Second race: no one would take my bet on what the course would be. Yup, upwind, downwind two legs with a fifth leg upwind finish. Sometimes the buoy regattas feel like a tread mill. Wed targeted Ran at the start but failed to follow through and cover when they tacked away right after the gun. We never really got ahead. At the weather mark they were close behind and down wind they gained more since they could plane in 14 kts and we need 17 kts. We had to change jibs as well and so we had men on the bow which also hurts our planing. At 17 kts we need people in the back of the boat to get the bow up on the step. Then, we overstood. So factor it all in and we got a 5th. Boo! And because it was a cold dry north wind in the subtropics the 13 kts felt like 20. After that, I was too cold to have a cold beer. Not the best day racing. But it was a beautiful day on the water. The water was a turquois and the sky had clouds that broke into beautiful sunshine in an eerie winter sunlight that is rare in South Florida.
At the end of the day we were in still in solid second place. Ran was in first. We need four firsts to win the regatta in two days with two races each day. I wonder... will it be upwind downwind twice for the first races and upwind downwind finishing upwind for the second like the last three days? Or will they show some imagination and throw in a reaching leg? I can only wish. Otherwise, it's a bit of a treadmill for the crew and owners like me.
|Race Day 2: Report from on the boat by Isobel Sturgeon|
We were expecting 25-30 kts of wind. At 8:30 AM got a green light from the race committee because the wind was around 15 kts gusting to 17. The first race was two dogs no sauce (upwind - downwind twice, with an offset mark at the weather mark). We sailed well. Part way through the race the wind built to 17-18 kts. We could finally get on the step and plane. We lost our cheat sheet that told us what we owed the other boats and thought RAN beat us by 1 1/2 minutes, corrected time.
The 2nd race got started in the heavier air which held through the race. It had the sauce we like with our dogs. (A fifth leg and upwind finish). The wind was shifty but our tactics were decent. We didn't have a lot of room for anything fancy anyway because there are shallow spots all around. In fact, the weather mark was moved after the first rounding because the race committee had it in the wrong spot. We were grateful because we had absolutely no sea room beyond the mark. If the finish had been there we would have had to do a 180 after the finish to avoid grounding. Our crew work was graceful. We used two spinnakers rather than try to pack one in such short time (2.5 miles) and heavy air when we could better use the weight on the rail. We thought we got a first but it turns out we took second (behind RAN) by 34 seconds corrected time.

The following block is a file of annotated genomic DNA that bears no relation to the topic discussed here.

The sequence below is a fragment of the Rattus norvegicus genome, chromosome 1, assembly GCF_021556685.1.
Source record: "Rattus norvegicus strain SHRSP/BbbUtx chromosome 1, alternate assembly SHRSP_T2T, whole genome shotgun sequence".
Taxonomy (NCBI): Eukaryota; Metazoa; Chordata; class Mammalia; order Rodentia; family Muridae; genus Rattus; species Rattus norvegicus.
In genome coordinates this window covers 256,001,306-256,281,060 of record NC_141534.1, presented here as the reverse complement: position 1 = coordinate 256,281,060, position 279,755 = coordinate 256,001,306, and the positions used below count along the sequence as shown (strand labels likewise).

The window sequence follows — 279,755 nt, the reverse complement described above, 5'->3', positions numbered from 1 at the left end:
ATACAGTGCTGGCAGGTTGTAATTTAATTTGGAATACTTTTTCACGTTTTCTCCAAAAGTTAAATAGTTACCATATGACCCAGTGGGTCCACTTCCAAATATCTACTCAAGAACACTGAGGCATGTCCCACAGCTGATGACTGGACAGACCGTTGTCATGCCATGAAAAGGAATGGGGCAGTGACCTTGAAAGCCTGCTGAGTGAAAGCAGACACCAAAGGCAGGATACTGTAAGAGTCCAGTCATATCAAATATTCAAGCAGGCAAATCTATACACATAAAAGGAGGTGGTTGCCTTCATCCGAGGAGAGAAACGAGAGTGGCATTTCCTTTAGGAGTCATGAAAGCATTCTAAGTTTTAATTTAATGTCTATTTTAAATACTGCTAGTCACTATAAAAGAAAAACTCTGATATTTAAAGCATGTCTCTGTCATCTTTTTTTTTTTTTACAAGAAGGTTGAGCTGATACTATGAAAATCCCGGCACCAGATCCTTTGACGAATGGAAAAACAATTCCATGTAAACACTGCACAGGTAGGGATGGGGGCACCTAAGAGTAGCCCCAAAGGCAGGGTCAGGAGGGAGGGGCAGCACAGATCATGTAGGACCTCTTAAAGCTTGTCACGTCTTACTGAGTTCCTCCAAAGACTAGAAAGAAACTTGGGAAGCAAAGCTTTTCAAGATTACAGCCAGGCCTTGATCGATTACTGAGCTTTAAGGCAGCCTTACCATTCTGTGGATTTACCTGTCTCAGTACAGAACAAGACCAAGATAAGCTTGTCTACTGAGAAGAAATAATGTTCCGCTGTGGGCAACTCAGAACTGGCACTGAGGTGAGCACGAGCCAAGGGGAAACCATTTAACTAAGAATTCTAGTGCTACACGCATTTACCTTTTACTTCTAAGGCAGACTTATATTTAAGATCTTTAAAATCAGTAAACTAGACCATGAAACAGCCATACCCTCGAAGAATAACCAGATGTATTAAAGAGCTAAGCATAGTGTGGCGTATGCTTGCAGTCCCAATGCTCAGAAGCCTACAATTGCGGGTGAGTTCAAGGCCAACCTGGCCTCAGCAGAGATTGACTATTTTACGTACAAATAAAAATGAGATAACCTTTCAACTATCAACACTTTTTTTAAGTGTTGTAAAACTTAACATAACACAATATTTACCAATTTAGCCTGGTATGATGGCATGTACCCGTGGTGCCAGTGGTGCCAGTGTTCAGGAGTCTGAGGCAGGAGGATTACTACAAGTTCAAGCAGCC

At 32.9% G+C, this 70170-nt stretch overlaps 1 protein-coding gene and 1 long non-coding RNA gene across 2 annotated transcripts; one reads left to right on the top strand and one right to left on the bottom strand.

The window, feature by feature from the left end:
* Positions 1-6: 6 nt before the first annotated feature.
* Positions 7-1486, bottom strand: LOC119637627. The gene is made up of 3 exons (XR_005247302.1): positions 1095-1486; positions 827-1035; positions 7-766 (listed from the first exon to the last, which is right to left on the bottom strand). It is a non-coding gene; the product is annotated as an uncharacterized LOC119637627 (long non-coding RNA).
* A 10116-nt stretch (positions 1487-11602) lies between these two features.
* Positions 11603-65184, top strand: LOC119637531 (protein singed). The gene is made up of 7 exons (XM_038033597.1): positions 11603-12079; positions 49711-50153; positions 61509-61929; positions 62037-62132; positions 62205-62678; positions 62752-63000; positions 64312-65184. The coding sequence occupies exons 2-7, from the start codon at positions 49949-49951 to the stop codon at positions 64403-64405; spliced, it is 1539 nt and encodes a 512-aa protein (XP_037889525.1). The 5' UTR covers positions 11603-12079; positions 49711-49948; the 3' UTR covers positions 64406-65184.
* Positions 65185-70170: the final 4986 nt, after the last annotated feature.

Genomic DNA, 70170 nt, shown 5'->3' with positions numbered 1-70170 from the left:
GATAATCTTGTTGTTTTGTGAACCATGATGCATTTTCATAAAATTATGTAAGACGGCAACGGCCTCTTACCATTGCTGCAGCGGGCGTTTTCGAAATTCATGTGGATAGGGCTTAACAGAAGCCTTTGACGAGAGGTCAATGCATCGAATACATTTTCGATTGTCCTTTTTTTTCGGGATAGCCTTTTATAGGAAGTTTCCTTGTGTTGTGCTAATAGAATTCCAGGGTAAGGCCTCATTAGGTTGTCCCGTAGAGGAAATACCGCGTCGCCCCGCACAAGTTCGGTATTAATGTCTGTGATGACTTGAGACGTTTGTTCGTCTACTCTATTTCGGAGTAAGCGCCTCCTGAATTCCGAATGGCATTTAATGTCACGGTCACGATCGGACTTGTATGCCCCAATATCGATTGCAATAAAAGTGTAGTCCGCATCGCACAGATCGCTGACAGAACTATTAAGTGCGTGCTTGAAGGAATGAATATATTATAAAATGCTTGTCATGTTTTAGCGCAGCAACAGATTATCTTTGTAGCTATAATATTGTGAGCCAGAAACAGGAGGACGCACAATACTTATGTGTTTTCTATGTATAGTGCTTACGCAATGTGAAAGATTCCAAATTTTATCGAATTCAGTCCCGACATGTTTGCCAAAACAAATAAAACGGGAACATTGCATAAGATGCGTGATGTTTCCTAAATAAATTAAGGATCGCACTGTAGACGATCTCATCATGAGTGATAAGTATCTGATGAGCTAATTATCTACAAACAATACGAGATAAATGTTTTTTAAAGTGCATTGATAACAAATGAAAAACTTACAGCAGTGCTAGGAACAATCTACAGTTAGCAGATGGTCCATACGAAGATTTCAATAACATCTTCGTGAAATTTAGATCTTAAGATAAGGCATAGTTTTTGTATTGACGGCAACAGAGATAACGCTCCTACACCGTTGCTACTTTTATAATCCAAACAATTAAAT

After we crossed the finish line in the 2nd race the race committee told us we had gotten a first in the first race by 7 seconds (unofficially). We were very happy. Smiles broke out all around. Then a dolphin fish breached in front of the boat and Matt Smith broke out his fishing line...no bites.
The wind continues to build and the cold front is coming in late. But the temperature is dropping. More tomorrow :)
|Race Day 1: Report from on the boat by Isobel Sturgeon|
Wind 13-15 kts gusting to 17. Medium air is not our best. Race legs 2.3 to 2.5 miles. In shallow water we have poor maneuverability. We notified the race committee that we had only .4 mi after the start line on starboard before we would be forced to tack. I felt that gave everyone on the water notice that we would tack for sea room no matter who was in our way. I'd rather hit another boat than shear off our keel.
We had a good start and sped ahead reaching each mark far ahead of the other boats in our fleet. We had one spinnaker rip because of crew error; it happens. It was our new orange Team DYT spinnaker which we repaired between races. We got a third in the first race to a TP52, RAN, on corrected time. I hate losing to TP52s.
The second race went better because it had an upwind finish. The TP52s get us in a downwind leg, so adding a weather leg at the end of the race is a help. It poured hard during one upwind leg. It was difficult to see and the rain hurt. But it tasted good. We got a 2nd in the race. RAN got us by 25 seconds. They got two bullets on the day. It's difficult to race such disparate boats because you don't really have a great gauge to see how well you are or aren't doing.